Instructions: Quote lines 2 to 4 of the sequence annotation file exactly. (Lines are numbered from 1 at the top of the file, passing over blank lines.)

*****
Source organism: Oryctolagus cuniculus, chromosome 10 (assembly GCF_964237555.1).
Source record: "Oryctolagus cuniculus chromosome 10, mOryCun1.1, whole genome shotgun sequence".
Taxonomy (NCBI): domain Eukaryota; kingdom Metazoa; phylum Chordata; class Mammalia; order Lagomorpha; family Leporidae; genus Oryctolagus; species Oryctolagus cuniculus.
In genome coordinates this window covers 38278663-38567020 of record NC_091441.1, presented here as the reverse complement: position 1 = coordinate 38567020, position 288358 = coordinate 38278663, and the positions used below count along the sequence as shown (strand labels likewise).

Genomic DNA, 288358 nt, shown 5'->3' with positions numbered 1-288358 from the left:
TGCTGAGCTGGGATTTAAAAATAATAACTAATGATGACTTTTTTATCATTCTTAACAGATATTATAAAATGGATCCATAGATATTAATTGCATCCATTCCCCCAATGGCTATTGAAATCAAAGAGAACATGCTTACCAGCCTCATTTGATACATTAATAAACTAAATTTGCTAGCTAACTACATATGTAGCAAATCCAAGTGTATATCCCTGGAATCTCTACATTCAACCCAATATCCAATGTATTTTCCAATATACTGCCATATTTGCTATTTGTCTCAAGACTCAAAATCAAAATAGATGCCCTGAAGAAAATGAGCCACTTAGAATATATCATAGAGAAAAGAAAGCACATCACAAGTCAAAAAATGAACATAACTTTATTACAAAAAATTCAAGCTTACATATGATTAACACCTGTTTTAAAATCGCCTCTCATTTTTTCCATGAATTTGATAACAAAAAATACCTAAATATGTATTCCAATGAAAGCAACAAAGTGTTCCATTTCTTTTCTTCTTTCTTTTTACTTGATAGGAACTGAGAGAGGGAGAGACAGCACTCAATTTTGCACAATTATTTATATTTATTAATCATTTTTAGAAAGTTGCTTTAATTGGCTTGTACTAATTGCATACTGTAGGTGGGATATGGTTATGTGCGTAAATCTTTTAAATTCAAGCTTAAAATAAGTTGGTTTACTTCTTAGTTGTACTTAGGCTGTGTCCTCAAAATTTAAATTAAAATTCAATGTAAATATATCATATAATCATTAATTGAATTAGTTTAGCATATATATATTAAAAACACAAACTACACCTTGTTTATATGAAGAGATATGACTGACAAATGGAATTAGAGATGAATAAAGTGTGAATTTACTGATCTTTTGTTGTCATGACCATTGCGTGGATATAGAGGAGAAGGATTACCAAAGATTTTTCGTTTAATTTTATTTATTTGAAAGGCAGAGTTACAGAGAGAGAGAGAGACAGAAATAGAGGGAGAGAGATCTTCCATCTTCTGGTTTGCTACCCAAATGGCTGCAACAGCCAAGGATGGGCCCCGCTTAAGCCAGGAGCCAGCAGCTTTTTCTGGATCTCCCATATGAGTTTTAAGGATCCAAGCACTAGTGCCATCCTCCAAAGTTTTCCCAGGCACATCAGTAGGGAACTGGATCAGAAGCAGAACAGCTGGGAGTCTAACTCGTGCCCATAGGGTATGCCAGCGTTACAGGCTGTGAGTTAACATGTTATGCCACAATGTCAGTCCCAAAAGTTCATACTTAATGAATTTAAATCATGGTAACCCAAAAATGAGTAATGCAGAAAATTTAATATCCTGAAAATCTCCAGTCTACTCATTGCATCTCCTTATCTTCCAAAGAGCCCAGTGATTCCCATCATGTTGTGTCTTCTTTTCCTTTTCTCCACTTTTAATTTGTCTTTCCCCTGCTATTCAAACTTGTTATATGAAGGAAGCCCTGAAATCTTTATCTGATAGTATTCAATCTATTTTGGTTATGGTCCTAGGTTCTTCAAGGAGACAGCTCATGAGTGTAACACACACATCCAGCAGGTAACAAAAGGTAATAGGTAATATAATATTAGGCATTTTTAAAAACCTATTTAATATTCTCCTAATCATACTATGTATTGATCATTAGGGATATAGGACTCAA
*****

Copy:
Source record: "Oryctolagus cuniculus chromosome 10, mOryCun1.1, whole genome shotgun sequence".
Taxonomy (NCBI): domain Eukaryota; kingdom Metazoa; phylum Chordata; class Mammalia; order Lagomorpha; family Leporidae; genus Oryctolagus; species Oryctolagus cuniculus.
In genome coordinates this window covers 38278663-38567020 of record NC_091441.1, presented here as the reverse complement: position 1 = coordinate 38567020, position 288358 = coordinate 38278663, and the positions used below count along the sequence as shown (strand labels likewise).